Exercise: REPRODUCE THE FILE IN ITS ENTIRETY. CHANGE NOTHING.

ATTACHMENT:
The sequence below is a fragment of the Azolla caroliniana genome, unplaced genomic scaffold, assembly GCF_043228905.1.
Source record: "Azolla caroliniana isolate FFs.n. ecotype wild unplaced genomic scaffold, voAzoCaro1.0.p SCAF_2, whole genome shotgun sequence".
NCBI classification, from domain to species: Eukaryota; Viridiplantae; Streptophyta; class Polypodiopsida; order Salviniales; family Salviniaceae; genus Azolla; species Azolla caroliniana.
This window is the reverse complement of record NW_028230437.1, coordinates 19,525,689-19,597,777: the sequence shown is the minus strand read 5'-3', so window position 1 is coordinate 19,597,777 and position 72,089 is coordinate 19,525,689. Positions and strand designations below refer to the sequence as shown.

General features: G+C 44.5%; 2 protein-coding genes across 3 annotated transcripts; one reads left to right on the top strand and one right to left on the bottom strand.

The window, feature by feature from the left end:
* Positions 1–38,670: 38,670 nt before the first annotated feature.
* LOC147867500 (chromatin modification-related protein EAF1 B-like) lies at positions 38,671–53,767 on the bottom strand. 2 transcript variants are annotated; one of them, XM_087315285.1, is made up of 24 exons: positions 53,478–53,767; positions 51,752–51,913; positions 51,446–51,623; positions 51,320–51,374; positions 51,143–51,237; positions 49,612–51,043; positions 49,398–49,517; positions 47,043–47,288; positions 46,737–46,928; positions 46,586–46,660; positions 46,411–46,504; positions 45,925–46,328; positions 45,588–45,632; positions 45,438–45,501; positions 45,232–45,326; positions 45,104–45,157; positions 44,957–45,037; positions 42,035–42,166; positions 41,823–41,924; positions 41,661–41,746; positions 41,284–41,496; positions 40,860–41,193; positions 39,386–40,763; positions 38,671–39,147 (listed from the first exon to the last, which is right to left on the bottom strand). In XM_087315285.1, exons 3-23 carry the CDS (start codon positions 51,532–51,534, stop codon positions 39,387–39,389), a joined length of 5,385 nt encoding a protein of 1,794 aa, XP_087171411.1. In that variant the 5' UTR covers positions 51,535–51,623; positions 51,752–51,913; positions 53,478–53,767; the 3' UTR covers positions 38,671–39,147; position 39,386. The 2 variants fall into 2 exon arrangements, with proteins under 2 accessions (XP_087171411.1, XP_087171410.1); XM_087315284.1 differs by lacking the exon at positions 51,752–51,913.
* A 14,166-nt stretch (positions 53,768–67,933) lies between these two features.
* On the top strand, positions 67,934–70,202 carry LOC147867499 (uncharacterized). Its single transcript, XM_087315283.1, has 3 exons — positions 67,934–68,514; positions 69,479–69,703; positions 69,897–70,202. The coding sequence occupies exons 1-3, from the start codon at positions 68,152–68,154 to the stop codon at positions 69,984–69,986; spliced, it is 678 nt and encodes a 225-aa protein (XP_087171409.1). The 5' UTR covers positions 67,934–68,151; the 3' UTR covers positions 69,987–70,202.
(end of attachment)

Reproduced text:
The sequence below is a fragment of the Azolla caroliniana genome, unplaced genomic scaffold, assembly GCF_043228905.1.
Source record: "Azolla caroliniana isolate FFs.n. ecotype wild unplaced genomic scaffold, voAzoCaro1.0.p SCAF_2, whole genome shotgun sequence".
NCBI classification, from domain to species: Eukaryota; Viridiplantae; Streptophyta; class Polypodiopsida; order Salviniales; family Salviniaceae; genus Azolla; species Azolla caroliniana.
This window is the reverse complement of record NW_028230437.1, coordinates 19,525,689-19,597,777: the sequence shown is the minus strand read 5'-3', so window position 1 is coordinate 19,597,777 and position 72,089 is coordinate 19,525,689. Positions and strand designations below refer to the sequence as shown.

General features: G+C 44.5%; 2 protein-coding genes across 3 annotated transcripts; one reads left to right on the top strand and one right to left on the bottom strand.

The window, feature by feature from the left end:
* Positions 1–38,670: 38,670 nt before the first annotated feature.
* LOC147867500 (chromatin modification-related protein EAF1 B-like) lies at positions 38,671–53,767 on the bottom strand. 2 transcript variants are annotated; one of them, XM_087315285.1, is made up of 24 exons: positions 53,478–53,767; positions 51,752–51,913; positions 51,446–51,623; positions 51,320–51,374; positions 51,143–51,237; positions 49,612–51,043; positions 49,398–49,517; positions 47,043–47,288; positions 46,737–46,928; positions 46,586–46,660; positions 46,411–46,504; positions 45,925–46,328; positions 45,588–45,632; positions 45,438–45,501; positions 45,232–45,326; positions 45,104–45,157; positions 44,957–45,037; positions 42,035–42,166; positions 41,823–41,924; positions 41,661–41,746; positions 41,284–41,496; positions 40,860–41,193; positions 39,386–40,763; positions 38,671–39,147 (listed from the first exon to the last, which is right to left on the bottom strand). In XM_087315285.1, exons 3-23 carry the CDS (start codon positions 51,532–51,534, stop codon positions 39,387–39,389), a joined length of 5,385 nt encoding a protein of 1,794 aa, XP_087171411.1. In that variant the 5' UTR covers positions 51,535–51,623; positions 51,752–51,913; positions 53,478–53,767; the 3' UTR covers positions 38,671–39,147; position 39,386. The 2 variants fall into 2 exon arrangements, with proteins under 2 accessions (XP_087171411.1, XP_087171410.1); XM_087315284.1 differs by lacking the exon at positions 51,752–51,913.
* A 14,166-nt stretch (positions 53,768–67,933) lies between these two features.
* On the top strand, positions 67,934–70,202 carry LOC147867499 (uncharacterized). Its single transcript, XM_087315283.1, has 3 exons — positions 67,934–68,514; positions 69,479–69,703; positions 69,897–70,202. The coding sequence occupies exons 1-3, from the start codon at positions 68,152–68,154 to the stop codon at positions 69,984–69,986; spliced, it is 678 nt and encodes a 225-aa protein (XP_087171409.1). The 5' UTR covers positions 67,934–68,151; the 3' UTR covers positions 69,987–70,202.